On The Scene//Tokyo Sky Tree
If you live in Japan, especially Tokyo, you can’t fail to have noticed a large metallic presence on the skyline. It’s on almost every commercial, in the background in all the best (and worst) television drama’s and has a whole host of merchandise both expected and entirely unexpected connected to it. Yes, it’s the monster construct that is Tokyo Sky Tree. In sheer terms of ambition and scale it’s large metallic finger on the skyline to other nations with similar structures and if anywhere deserves the tallest building it’s undoubtedly Tokyo
On The Scene//Tokyo Sky Tree
Its position on the skyline has forced the printing of new postcards, renewed greetings cards campaigns, additions to oil paintings and a new appreciation of the initially silly sounding name. Its television campaigns would have you believe it’s a place of mystery, where the cool and chic come together and dig big metal trees over expensive coffee and small biscuits. But despite my cynicism there were certainly many people when we visited and although we elected not to stand in the extreme heat of the day for seventy minutes just to get tickets to go on the viewing deck we did check out the rest of the building.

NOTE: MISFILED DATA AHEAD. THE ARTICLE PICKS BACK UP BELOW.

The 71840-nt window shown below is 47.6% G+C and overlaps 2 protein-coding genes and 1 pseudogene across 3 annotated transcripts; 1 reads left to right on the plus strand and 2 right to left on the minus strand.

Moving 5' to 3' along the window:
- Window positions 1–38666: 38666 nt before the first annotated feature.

Granted it’s a very good view of the sprawling metropolis that is Tokyo and likely to be one that gains an iconic status more than it already is but if there is one thing you can be sure of in Tokyo apart from crowds and lots of vending machines it’s the national hobby that brings he people to the legendary crowds. That is, shopping! Yes, the bottom floors of the 634 meter tall building are filled with shops and restaurants of unmatched variety including a dedicated Sky Tree Shop named somewhat cheekily OneTwoTree! And the much celebrated Ultraman emporium selling goods dedicated to the all action icon. Of course, there are much more sensible shops as well but in the blur of the day that’s all we can recall for now!
But what about the actual building then? Well, if you like good views of the city and a never ending maze of shops then it’s heaven but as with anything in Tokyo there is an overwhelming sense of busyness that makes the Olympics in London look like a small crowd and if you’re not used to being squashed in a crowd then you’ll be running for the much quieter and somewhat pointless in location terms Omotesando Hills. But in terms of economic scale and development it shows just what Japan can do even in times when money is supposedly short. With so many people visiting it’s a boost for the area and makes the oft considered tourist district that bit more modern and hip.
As for the iconic status of the construct it seems to be already sealed with the aforementioned merchandise and media coverage taking to it like ducks to the proverbial water. The Asahi TV live broadcast of the recent Sumidagawa Fireworks from the heights of the tower certainly proved that the viewing deck is more than just a photographer’s paradise. It’s a key chain, a pin badge, a beer glass, an omiage box of cookies, a shaped milkshake cup and much more! Indeed, it’s put the once iconic Tokyo Tower into the shade. Who’d have thought that something could do that?
Bets are on the location of the next higher tower in the city!
Words by Sebastian Gahan. Image by Scattershot Photography (c) 2012.